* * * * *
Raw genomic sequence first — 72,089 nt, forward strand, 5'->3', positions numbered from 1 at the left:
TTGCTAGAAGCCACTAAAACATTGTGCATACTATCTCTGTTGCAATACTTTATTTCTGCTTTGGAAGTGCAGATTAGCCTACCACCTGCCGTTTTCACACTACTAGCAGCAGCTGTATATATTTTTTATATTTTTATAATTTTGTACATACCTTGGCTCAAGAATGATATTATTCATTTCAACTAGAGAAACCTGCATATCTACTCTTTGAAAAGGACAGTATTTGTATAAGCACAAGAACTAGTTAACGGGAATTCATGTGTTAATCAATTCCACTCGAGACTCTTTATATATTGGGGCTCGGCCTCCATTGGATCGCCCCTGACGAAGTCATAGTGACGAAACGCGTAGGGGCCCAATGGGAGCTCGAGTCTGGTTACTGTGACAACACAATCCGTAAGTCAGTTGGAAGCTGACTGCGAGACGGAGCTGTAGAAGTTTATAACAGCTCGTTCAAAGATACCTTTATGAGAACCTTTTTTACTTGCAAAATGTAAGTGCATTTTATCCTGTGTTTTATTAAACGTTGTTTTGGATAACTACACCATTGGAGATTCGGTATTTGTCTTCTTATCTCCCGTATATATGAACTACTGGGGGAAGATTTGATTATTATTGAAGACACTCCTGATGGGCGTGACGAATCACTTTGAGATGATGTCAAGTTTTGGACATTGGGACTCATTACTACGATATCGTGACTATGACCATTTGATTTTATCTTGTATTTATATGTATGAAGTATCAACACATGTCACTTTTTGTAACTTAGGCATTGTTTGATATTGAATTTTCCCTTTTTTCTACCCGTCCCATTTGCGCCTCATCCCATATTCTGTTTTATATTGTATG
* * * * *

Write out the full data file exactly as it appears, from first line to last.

Raw genomic sequence first — 72,089 nt, forward strand, 5'->3', positions numbered from 1 at the left:
TTGCTAGAAGCCACTAAAACATTGTGCATACTATCTCTGTTGCAATACTTTATTTCTGCTTTGGAAGTGCAGATTAGCCTACCACCTGCCGTTTTCACACTACTAGCAGCAGCTGTATATATTTTTTATATTTTTATAATTTTGTACATACCTTGGCTCAAGAATGATATTATTCATTTCAACTAGAGAAACCTGCATATCTACTCTTTGAAAAGGACAGTATTTGTATAAGCACAAGAACTAGTTAACGGGAATTCATGTGTTAATCAATTCCACTCGAGACTCTTTATATATTGGGGCTCGGCCTCCATTGGATCGCCCCTGACGAAGTCATAGTGACGAAACGCGTAGGGGCCCAATGGGAGCTCGAGTCTGGTTACTGTGACAACACAATCCGTAAGTCAGTTGGAAGCTGACTGCGAGACGGAGCTGTAGAAGTTTATAACAGCTCGTTCAAAGATACCTTTATGAGAACCTTTTTTACTTGCAAAATGTAAGTGCATTTTATCCTGTGTTTTATTAAACGTTGTTTTGGATAACTACACCATTGGAGATTCGGTATTTGTCTTCTTATCTCCCGTATATATGAACTACTGGGGGAAGATTTGATTATTATTGAAGACACTCCTGATGGGCGTGACGAATCACTTTGAGATGATGTCAAGTTTTGGACATTGGGACTCATTACTACGATATCGTGACTATGACCATTTGATTTTATCTTGTATTTATATGTATGAAGTATCAACACATGTCACTTTTTGTAACTTAGGCATTGTTTGATATTGAATTTTCCCTTTTTTCTACCCGTCCCATTTGCGCCTCATCCCATATTCTGTTTTATATTGTATG